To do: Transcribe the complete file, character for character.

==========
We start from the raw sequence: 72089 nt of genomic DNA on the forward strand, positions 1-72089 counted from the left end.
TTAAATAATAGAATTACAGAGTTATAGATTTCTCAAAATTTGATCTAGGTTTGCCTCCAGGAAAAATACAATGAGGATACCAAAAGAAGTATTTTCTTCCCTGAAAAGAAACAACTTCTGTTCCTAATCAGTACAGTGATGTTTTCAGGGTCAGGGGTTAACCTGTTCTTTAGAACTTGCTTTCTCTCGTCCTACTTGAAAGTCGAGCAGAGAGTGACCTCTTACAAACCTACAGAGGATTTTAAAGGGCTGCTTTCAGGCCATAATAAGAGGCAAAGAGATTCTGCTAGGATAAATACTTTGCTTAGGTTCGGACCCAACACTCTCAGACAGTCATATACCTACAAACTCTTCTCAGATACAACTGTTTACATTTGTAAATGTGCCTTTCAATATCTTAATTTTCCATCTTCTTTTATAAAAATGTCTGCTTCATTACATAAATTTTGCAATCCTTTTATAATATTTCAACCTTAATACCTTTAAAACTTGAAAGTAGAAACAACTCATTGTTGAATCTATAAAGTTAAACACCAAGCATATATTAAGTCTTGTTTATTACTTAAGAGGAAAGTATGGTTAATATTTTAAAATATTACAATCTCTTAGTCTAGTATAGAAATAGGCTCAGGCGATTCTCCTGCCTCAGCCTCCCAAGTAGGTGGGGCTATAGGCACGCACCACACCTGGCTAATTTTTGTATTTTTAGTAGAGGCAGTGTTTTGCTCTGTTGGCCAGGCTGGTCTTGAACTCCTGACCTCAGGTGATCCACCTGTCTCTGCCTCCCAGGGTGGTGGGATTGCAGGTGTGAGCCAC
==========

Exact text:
We start from the raw sequence: 72089 nt of genomic DNA on the forward strand, positions 1-72089 counted from the left end.
TTAAATAATAGAATTACAGAGTTATAGATTTCTCAAAATTTGATCTAGGTTTGCCTCCAGGAAAAATACAATGAGGATACCAAAAGAAGTATTTTCTTCCCTGAAAAGAAACAACTTCTGTTCCTAATCAGTACAGTGATGTTTTCAGGGTCAGGGGTTAACCTGTTCTTTAGAACTTGCTTTCTCTCGTCCTACTTGAAAGTCGAGCAGAGAGTGACCTCTTACAAACCTACAGAGGATTTTAAAGGGCTGCTTTCAGGCCATAATAAGAGGCAAAGAGATTCTGCTAGGATAAATACTTTGCTTAGGTTCGGACCCAACACTCTCAGACAGTCATATACCTACAAACTCTTCTCAGATACAACTGTTTACATTTGTAAATGTGCCTTTCAATATCTTAATTTTCCATCTTCTTTTATAAAAATGTCTGCTTCATTACATAAATTTTGCAATCCTTTTATAATATTTCAACCTTAATACCTTTAAAACTTGAAAGTAGAAACAACTCATTGTTGAATCTATAAAGTTAAACACCAAGCATATATTAAGTCTTGTTTATTACTTAAGAGGAAAGTATGGTTAATATTTTAAAATATTACAATCTCTTAGTCTAGTATAGAAATAGGCTCAGGCGATTCTCCTGCCTCAGCCTCCCAAGTAGGTGGGGCTATAGGCACGCACCACACCTGGCTAATTTTTGTATTTTTAGTAGAGGCAGTGTTTTGCTCTGTTGGCCAGGCTGGTCTTGAACTCCTGACCTCAGGTGATCCACCTGTCTCTGCCTCCCAGGGTGGTGGGATTGCAGGTGTGAGCCAC